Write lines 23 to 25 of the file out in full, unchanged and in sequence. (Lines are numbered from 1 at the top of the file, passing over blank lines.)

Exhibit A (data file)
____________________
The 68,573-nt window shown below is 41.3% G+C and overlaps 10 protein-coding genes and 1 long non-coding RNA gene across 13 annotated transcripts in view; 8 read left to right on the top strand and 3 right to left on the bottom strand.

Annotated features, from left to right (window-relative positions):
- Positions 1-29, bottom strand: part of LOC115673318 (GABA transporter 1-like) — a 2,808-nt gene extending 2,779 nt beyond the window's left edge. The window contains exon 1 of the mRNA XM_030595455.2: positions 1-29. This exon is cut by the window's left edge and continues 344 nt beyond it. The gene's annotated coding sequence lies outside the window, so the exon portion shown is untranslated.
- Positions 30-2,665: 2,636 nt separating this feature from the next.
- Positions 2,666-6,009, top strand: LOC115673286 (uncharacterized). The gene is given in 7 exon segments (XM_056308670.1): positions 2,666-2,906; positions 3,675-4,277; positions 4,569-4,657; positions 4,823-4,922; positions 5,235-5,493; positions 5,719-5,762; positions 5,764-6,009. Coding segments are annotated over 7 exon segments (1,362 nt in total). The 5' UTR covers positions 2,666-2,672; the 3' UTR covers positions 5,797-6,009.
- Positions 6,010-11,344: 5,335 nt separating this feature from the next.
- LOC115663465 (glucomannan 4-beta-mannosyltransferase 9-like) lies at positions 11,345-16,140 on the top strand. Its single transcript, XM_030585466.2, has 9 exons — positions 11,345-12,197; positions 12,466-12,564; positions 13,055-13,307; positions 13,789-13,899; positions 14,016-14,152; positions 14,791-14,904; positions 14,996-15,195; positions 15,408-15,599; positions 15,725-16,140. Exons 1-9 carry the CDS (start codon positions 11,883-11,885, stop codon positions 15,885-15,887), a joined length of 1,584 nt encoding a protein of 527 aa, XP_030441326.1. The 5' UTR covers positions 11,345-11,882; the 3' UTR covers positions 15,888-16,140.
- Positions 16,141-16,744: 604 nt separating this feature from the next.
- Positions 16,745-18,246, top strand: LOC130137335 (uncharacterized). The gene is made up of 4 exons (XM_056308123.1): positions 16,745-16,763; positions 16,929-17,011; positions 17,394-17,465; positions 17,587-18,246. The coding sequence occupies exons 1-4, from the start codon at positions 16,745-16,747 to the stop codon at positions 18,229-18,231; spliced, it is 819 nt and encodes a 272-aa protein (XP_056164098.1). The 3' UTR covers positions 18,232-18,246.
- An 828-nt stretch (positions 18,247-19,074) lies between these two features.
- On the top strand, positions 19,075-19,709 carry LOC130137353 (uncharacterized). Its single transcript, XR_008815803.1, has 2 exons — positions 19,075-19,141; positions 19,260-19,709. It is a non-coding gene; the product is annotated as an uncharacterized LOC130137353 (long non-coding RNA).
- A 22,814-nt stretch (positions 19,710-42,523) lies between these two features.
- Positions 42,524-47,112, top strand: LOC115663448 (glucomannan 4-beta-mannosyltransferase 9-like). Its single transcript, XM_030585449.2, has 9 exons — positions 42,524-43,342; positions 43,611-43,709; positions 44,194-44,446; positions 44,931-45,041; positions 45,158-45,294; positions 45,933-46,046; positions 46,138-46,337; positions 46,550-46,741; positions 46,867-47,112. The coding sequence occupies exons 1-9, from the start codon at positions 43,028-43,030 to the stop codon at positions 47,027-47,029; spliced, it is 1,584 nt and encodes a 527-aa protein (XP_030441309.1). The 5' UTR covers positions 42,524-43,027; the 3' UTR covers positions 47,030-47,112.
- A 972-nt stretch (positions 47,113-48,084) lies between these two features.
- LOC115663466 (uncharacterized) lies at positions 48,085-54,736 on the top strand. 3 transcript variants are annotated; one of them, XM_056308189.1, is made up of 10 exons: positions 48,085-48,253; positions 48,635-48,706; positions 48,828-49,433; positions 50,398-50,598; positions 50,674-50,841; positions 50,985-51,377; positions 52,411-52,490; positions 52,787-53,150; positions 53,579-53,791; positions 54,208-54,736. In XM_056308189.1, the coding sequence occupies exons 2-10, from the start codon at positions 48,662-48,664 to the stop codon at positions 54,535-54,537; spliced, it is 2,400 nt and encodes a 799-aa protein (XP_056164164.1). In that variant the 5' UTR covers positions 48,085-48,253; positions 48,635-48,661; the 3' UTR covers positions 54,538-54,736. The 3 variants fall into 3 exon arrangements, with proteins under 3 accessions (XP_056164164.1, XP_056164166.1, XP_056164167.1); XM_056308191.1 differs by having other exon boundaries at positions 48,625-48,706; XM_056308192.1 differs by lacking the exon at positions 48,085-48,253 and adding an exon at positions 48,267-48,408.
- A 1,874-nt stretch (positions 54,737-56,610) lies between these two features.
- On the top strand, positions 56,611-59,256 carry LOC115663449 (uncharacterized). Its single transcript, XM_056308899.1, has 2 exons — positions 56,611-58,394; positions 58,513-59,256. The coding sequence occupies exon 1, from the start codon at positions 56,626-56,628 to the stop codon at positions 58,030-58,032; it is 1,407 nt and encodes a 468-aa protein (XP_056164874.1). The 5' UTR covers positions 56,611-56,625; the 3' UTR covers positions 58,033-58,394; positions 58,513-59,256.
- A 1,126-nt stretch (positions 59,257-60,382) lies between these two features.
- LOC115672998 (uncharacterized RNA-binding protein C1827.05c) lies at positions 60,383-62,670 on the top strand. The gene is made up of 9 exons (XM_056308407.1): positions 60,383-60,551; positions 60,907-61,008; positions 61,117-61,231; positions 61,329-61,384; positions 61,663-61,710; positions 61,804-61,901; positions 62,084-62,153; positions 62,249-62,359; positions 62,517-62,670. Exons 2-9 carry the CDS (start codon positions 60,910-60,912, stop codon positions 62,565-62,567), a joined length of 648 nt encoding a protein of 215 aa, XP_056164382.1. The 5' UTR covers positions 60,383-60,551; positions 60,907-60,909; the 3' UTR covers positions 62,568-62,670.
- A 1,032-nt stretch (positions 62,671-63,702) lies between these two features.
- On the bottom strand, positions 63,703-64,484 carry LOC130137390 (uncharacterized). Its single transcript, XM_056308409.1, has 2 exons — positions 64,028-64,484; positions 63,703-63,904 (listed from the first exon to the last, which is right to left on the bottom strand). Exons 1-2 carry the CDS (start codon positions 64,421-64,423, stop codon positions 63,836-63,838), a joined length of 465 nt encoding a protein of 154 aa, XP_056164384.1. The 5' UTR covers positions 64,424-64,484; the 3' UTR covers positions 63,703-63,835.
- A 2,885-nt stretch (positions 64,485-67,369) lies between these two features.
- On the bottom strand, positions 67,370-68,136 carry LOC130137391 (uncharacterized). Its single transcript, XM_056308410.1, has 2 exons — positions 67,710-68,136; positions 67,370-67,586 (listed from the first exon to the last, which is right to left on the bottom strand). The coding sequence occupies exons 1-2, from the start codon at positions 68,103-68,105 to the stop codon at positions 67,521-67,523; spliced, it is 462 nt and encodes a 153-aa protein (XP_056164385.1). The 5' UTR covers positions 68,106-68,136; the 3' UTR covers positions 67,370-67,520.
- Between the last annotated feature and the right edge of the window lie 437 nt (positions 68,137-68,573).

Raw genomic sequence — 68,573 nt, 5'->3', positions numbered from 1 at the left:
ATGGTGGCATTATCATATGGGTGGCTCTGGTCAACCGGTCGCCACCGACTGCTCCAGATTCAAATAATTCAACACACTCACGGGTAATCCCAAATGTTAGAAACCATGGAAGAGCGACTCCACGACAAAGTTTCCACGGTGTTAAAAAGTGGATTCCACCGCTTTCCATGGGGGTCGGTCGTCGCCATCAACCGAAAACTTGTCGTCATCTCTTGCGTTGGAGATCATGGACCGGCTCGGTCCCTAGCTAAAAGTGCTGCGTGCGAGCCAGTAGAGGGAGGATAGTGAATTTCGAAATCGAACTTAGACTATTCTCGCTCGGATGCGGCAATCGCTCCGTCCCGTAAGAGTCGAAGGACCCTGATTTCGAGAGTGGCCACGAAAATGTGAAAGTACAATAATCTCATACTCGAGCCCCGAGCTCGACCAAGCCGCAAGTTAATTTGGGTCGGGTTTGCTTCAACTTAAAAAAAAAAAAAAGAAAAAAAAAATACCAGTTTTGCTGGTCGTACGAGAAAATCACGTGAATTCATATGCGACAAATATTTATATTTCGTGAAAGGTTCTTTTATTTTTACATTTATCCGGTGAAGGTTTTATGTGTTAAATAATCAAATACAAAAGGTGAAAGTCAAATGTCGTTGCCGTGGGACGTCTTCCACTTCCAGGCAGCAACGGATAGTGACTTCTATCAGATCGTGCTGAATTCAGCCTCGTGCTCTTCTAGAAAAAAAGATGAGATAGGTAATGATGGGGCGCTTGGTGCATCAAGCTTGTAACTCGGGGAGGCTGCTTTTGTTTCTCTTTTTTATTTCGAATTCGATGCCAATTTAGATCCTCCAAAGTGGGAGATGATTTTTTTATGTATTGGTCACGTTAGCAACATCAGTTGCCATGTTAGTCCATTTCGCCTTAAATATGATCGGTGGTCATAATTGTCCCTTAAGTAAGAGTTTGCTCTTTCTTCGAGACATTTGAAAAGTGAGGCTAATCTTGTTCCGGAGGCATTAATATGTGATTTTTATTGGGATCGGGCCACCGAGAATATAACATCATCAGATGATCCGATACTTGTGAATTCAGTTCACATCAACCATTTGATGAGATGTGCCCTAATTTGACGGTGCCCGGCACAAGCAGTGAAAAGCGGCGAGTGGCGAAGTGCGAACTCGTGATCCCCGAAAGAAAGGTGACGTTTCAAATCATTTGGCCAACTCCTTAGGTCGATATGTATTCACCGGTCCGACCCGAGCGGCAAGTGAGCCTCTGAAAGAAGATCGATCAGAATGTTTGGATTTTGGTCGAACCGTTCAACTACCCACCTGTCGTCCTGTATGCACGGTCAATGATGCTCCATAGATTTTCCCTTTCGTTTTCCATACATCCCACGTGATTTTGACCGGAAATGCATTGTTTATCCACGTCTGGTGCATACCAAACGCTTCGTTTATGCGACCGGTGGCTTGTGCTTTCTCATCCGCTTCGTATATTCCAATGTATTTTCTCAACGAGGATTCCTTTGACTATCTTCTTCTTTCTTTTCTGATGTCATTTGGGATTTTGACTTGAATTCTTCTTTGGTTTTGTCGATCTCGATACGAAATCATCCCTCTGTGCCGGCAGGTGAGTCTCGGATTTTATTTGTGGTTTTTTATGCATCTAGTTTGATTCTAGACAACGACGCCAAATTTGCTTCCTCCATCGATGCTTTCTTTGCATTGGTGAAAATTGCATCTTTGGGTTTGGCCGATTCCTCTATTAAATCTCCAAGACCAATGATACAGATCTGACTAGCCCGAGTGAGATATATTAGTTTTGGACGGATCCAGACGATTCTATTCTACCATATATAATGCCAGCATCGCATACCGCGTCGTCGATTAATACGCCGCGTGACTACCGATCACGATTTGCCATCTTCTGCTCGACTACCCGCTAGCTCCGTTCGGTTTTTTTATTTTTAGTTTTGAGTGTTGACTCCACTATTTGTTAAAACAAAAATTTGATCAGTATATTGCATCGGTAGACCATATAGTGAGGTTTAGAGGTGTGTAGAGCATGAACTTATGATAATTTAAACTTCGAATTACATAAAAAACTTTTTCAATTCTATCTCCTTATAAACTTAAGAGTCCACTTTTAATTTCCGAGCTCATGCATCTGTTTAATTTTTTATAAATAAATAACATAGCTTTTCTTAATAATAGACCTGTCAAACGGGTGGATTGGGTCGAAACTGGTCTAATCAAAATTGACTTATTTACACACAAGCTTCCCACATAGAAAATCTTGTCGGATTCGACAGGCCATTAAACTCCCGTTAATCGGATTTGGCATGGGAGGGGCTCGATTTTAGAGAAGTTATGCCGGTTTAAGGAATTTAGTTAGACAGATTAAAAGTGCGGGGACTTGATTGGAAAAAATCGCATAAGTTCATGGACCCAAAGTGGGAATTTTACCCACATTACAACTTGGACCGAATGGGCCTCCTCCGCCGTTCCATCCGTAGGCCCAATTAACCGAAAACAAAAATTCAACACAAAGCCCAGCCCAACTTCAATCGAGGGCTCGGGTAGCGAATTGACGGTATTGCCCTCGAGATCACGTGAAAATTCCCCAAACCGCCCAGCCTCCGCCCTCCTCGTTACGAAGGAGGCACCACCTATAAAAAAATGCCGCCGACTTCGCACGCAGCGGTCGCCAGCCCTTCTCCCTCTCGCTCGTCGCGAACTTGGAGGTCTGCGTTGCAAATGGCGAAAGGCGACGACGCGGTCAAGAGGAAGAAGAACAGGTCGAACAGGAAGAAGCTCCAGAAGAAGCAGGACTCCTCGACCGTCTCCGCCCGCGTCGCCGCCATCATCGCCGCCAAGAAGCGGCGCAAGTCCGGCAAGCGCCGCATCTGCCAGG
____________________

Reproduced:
- On the bottom strand, positions 67,370-68,136 carry LOC130137391 (uncharacterized). Its single transcript, XM_056308410.1, has 2 exons — positions 67,710-68,136; positions 67,370-67,586 (listed from the first exon to the last, which is right to left on the bottom strand). The coding sequence occupies exons 1-2, from the start codon at positions 68,103-68,105 to the stop codon at positions 67,521-67,523; spliced, it is 462 nt and encodes a 153-aa protein (XP_056164385.1). The 5' UTR covers positions 68,106-68,136; the 3' UTR covers positions 67,370-67,520.
- Between the last annotated feature and the right edge of the window lie 437 nt (positions 68,137-68,573).

Raw genomic sequence — 68,573 nt, 5'->3', positions numbered from 1 at the left: